Explainer: Why Barry Spurr Is Wrong On Black Writing


First Nations people are known as oral storytellers, a tradition built over tens of thousands of years, but they have also punched well above their weight in Australia’s literary scene, despite their voice often being ignored.

As reported in New Matilda yesterday, Professor Barry Spurr, Australia’s leading professor of poetry, writes in the review of the National Curriculum that the contribution of First Nations writers to Australia’s literary tradition has been “minimal”.

In his comments to the review, where he has been employed as a specialist on English, Professor Spurr says western literature, particularly of British origin, is being de-prioritised behind Aboriginal and Torres Strait Islander writing.

“The impact of Aboriginal and Torres Strait Islander people on literature in English in Australia has been minimal and is vastly outweighed by the impact of global literature in English, especially from Britain, on our literary culture.”

But Professor Spurr’s reasoning is based more on racism, than reality.

In private emails to two friends outside of the University of Sydney, Professor Spurr claims that “Abo literature” is not distinguished, and should be taken out of the curriculum altogether, based on his comparison of the Californian high school curriculum.

He says in the email Education Minister Christopher Pyne had asked him to compare the English curriculum with other countries.

“The Californian high school English curriculum has arrived (as Pyne wants me to compare ours with other countries,” Professor Spurr writes in the email.

“Another 300 pages of reading! Amongst the senior year texts for study are Churchill’s wartime speeches. Imagine setting that for the NSW HSC English.

“And whereas the local curriculum has the phrase ‘Aboriginal and Torres Strait Islander’ on virtually every one of its 300 pages, the Californian curriculum does not ONCE mention native Americans and has only a very slight representation of African-American literature (which, unlike Abo literature, actually exists and has some distinguished productions).”

Professor Spurr’s hatred of Aboriginal literature, and his sledging that it is not “distinguished” doesn’t stand up in the face of a thriving Black writing scene that has produced Noongar writer Kim Scott and Waanyi writer Alexis Wright, who both have received the highest literary honour in Australia – the Miles Franklin award – and have been translated into other languages.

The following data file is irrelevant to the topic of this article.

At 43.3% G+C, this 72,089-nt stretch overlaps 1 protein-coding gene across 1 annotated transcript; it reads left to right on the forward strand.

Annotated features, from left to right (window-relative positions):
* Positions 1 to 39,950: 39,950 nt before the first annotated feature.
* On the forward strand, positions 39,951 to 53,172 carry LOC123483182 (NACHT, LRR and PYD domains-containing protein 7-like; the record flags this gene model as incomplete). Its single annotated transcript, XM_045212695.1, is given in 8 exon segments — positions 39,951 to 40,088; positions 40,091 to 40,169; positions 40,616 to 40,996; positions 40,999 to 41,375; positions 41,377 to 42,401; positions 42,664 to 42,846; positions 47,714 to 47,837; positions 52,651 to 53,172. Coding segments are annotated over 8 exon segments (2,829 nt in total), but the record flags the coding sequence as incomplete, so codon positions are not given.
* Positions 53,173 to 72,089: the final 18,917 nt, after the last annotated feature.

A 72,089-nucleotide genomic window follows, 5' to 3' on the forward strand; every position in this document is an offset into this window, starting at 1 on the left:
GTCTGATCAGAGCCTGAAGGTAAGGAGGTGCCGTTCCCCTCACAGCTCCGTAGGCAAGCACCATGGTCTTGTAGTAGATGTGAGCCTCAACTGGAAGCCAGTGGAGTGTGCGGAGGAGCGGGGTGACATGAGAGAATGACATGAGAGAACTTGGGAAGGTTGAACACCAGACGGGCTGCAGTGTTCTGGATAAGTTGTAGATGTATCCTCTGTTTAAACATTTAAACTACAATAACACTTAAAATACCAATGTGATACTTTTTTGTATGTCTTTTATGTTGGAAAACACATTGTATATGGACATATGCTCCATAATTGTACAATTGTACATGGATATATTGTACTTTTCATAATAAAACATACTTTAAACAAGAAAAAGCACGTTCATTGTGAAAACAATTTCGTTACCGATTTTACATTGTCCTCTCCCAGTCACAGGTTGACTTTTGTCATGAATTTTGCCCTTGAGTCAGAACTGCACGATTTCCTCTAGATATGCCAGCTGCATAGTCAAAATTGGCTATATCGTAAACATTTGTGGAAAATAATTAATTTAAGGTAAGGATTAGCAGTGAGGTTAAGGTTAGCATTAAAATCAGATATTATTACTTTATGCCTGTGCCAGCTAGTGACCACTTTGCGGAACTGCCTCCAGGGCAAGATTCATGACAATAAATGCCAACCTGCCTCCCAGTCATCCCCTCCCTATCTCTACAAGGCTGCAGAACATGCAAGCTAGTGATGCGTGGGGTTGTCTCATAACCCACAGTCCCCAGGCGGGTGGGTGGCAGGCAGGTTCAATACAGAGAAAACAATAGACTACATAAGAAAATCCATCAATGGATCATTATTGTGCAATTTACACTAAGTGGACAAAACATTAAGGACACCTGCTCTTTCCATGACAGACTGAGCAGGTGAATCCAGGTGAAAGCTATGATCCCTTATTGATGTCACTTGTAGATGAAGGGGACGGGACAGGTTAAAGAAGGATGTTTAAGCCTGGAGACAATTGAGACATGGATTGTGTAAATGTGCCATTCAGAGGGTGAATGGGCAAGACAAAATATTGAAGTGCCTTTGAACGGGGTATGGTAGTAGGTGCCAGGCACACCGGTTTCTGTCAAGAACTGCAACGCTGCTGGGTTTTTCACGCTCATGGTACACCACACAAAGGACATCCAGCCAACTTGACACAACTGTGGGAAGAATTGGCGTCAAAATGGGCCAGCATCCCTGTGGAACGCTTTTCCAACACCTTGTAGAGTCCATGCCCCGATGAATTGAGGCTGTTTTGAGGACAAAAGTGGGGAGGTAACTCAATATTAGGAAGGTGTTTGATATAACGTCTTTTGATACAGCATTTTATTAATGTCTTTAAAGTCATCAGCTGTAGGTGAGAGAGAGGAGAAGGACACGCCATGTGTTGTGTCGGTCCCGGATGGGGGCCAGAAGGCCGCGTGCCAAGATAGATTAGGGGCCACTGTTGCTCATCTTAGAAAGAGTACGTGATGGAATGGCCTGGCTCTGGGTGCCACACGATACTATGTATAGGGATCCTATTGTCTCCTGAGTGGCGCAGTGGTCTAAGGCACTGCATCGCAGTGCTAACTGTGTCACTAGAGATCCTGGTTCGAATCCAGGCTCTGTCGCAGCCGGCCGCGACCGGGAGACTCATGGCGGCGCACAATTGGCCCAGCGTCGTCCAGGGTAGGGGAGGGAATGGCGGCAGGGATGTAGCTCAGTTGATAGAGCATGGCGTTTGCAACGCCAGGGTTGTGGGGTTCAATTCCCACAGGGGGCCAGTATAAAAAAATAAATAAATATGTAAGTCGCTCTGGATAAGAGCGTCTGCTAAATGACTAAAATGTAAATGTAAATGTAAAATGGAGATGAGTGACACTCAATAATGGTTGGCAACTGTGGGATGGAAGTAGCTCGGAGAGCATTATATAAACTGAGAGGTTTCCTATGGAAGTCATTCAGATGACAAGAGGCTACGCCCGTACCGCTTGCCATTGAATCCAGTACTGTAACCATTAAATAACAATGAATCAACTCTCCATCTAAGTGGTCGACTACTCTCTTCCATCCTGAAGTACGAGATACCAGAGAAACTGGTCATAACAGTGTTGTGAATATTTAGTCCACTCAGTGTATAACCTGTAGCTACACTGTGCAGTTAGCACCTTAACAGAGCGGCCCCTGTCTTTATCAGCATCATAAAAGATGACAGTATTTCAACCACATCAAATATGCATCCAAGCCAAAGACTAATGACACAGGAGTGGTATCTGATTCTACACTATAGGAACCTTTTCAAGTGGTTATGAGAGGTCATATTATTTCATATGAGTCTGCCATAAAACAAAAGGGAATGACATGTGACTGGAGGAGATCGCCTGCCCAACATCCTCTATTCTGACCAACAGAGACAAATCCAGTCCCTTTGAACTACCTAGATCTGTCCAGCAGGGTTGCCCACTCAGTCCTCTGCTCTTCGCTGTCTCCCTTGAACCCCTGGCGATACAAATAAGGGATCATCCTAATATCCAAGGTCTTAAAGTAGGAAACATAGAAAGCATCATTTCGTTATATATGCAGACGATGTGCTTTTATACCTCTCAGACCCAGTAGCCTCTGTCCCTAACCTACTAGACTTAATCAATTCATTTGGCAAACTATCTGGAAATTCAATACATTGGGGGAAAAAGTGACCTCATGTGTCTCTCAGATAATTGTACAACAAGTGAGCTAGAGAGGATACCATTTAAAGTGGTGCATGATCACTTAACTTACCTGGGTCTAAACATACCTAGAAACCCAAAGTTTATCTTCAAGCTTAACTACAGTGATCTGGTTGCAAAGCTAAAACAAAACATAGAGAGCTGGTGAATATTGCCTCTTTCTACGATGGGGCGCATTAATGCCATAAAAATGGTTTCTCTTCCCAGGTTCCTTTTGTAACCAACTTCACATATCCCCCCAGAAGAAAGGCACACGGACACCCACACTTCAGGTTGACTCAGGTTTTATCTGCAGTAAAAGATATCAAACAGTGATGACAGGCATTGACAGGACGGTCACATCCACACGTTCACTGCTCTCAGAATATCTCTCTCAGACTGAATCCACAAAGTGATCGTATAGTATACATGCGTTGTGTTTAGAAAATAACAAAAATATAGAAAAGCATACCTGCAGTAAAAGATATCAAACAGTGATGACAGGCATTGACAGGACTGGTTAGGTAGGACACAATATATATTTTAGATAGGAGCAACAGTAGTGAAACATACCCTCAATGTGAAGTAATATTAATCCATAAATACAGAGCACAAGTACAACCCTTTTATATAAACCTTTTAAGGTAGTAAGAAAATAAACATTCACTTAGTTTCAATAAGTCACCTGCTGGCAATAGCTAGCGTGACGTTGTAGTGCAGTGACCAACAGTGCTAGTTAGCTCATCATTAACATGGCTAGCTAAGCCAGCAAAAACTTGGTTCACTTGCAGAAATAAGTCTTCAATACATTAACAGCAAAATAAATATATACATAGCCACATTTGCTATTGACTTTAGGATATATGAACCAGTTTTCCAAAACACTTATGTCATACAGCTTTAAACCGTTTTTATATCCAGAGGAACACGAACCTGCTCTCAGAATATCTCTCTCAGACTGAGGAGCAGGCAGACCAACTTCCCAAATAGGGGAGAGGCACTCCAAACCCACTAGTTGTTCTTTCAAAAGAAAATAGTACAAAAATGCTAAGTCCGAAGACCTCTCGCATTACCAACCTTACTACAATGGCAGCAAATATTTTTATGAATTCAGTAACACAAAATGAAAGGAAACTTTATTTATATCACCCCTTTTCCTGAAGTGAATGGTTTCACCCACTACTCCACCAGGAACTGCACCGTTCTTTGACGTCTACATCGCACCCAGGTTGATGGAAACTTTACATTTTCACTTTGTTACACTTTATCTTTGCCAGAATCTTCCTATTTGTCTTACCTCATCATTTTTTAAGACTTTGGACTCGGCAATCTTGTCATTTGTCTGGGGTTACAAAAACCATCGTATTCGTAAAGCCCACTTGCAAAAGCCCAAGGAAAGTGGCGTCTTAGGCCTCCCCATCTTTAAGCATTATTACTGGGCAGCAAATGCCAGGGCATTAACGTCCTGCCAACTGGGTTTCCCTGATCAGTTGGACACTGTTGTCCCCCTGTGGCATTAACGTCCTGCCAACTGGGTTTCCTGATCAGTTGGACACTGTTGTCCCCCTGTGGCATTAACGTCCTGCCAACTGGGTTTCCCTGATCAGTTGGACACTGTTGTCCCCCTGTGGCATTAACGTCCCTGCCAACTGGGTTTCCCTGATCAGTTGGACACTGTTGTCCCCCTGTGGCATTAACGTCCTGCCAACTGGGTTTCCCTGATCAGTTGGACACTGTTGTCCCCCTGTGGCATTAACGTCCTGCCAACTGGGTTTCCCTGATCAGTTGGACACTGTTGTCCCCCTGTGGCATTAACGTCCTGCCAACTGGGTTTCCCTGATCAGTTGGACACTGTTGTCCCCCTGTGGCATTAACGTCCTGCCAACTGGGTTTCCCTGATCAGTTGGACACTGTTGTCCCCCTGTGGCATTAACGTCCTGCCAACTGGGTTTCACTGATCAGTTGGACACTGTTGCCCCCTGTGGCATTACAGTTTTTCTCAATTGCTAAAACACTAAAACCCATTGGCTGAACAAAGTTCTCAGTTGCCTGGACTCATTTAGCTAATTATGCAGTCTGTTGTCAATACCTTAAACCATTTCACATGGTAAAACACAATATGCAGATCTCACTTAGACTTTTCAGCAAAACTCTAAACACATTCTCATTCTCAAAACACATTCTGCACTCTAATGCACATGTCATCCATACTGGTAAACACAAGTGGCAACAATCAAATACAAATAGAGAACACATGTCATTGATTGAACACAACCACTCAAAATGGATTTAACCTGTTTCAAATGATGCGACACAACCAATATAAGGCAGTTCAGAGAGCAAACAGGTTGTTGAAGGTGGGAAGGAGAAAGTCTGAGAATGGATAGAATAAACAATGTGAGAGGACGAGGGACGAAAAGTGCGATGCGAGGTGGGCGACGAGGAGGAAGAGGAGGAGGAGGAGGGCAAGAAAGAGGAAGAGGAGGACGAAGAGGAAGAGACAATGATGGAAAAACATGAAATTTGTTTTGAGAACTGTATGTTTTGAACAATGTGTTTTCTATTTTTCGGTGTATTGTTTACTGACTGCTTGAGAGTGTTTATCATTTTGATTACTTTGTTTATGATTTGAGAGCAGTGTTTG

It also doesn’t stand up against the critically acclaimed work by other prominent award-winning Aboriginal writers like Tony Birch, Tara June Winch, Sam Wagan Watson jnr, Kevin Gilbert, Ooderoo Noonuccall, Bruce Pascoe, Larissa Behrendt, Nicole Watson, Anita Heiss and Melissa Lucashenko, to name only a few.

Ms Lucashenko, who’s novel Mullumbimby made the Miles Frankin longlist this year, told New Matilda that Professor Spurr’s recommendation to the curriculum review showed that the themes and voices in Aboriginal literature were obviously still “too confronting” for many.

“From what I gather, he seems to be conflating quantity with quality. And after all, the same can be said for the impact of Australian writing generally. The international impact is quite small, notwithstanding Richard Flanagan’s wonderful news about the Man Booker this week,” Ms Lucashenko said.

“But we learn most from those who think differently. The effect of one-or-two eye opening Indigenous novels or stories or poems could easily outweigh a hundred British books recycling the same tired, narrow tropes which informed the colonial tropes which informed the colonial project in Australia for two centuries.

“About time our multiple voices were afforded a place at the table, but that’s still too confronting for some, apparently.”

Tony Birch, who’s novel Blood was shortlisted for the Miles Franklin in 2012, told the Edinburgh World Writer’s Festival last year that “too many Australians remain ignorant of the creative and intellectual reach of Aboriginal writing, knowing little beyond the degree to which it serves us and fits within a national narrative”.

He says Aboriginal literature has historically been “definitively anti-nationalist” and says its role in challenging Australia’s past and present can’t be discounted, stating writers like Scott and Wright have been important in critiquing the dominant national story.

He says Scott and Wright’s work has been translated into several languages and is read widely across the globe.

“In recent years, the wider literary community in Australia has celebrated Aboriginal writing, although it continues to be received and consumed defensively, within a mindset stuck in the colonial imagination,” Birch writes.

“I call this the ‘disloyalty effect’, whereby some critics, commentators and readers respond to what they feel is a negative critique of the national story: an act of ingratitude.”

Professor Spurr also short shrifts the role of Aboriginal poetry, despite poetry being his area of expertise and despite poetry being the most popular form of creative writing for Aboriginal writers.

Aboriginal poets like Kevin Gilbert and Oodgeroo Noonuccal are widely read throughout Australia, expressing the political voice of Aboriginal Australia, directly challenging cultural norms and ideals presented in other Australian poetry.

Gilbert wrote “black poets sing, not in odes to Euripides or Dionysus, not Keats, not Browning, nor Shakespeare; neither do they sing a pastoral lay to a ‘sunburnt country’ for they know that that russet stain that Dorothea Mackellar spoke of is actually the stain of blood, our blood, covering the surface of our land so the white man could steal our land.”

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